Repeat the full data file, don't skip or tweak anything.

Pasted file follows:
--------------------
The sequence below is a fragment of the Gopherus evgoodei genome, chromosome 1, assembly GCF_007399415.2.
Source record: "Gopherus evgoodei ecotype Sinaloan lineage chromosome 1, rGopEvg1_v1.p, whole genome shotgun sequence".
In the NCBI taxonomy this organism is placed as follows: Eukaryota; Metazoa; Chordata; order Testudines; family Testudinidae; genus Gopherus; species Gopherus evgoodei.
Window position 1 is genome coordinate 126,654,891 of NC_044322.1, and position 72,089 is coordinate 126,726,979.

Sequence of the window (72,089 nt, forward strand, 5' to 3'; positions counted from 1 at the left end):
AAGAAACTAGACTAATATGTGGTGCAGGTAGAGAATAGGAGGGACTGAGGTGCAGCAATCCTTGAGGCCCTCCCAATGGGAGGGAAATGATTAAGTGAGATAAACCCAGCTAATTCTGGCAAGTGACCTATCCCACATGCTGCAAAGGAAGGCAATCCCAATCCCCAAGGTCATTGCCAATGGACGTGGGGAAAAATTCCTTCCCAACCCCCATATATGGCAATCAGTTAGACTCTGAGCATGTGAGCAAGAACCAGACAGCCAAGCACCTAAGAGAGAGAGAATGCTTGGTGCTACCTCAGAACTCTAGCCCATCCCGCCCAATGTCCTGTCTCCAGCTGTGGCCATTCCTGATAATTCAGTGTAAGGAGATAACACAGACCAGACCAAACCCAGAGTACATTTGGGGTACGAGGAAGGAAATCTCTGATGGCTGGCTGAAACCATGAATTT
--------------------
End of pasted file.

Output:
The sequence below is a fragment of the Gopherus evgoodei genome, chromosome 1, assembly GCF_007399415.2.
Source record: "Gopherus evgoodei ecotype Sinaloan lineage chromosome 1, rGopEvg1_v1.p, whole genome shotgun sequence".
In the NCBI taxonomy this organism is placed as follows: Eukaryota; Metazoa; Chordata; order Testudines; family Testudinidae; genus Gopherus; species Gopherus evgoodei.
Window position 1 is genome coordinate 126,654,891 of NC_044322.1, and position 72,089 is coordinate 126,726,979.

Sequence of the window (72,089 nt, forward strand, 5' to 3'; positions counted from 1 at the left end):
AAGAAACTAGACTAATATGTGGTGCAGGTAGAGAATAGGAGGGACTGAGGTGCAGCAATCCTTGAGGCCCTCCCAATGGGAGGGAAATGATTAAGTGAGATAAACCCAGCTAATTCTGGCAAGTGACCTATCCCACATGCTGCAAAGGAAGGCAATCCCAATCCCCAAGGTCATTGCCAATGGACGTGGGGAAAAATTCCTTCCCAACCCCCATATATGGCAATCAGTTAGACTCTGAGCATGTGAGCAAGAACCAGACAGCCAAGCACCTAAGAGAGAGAGAATGCTTGGTGCTACCTCAGAACTCTAGCCCATCCCGCCCAATGTCCTGTCTCCAGCTGTGGCCATTCCTGATAATTCAGTGTAAGGAGATAACACAGACCAGACCAAACCCAGAGTACATTTGGGGTACGAGGAAGGAAATCTCTGATGGCTGGCTGAAACCATGAATTT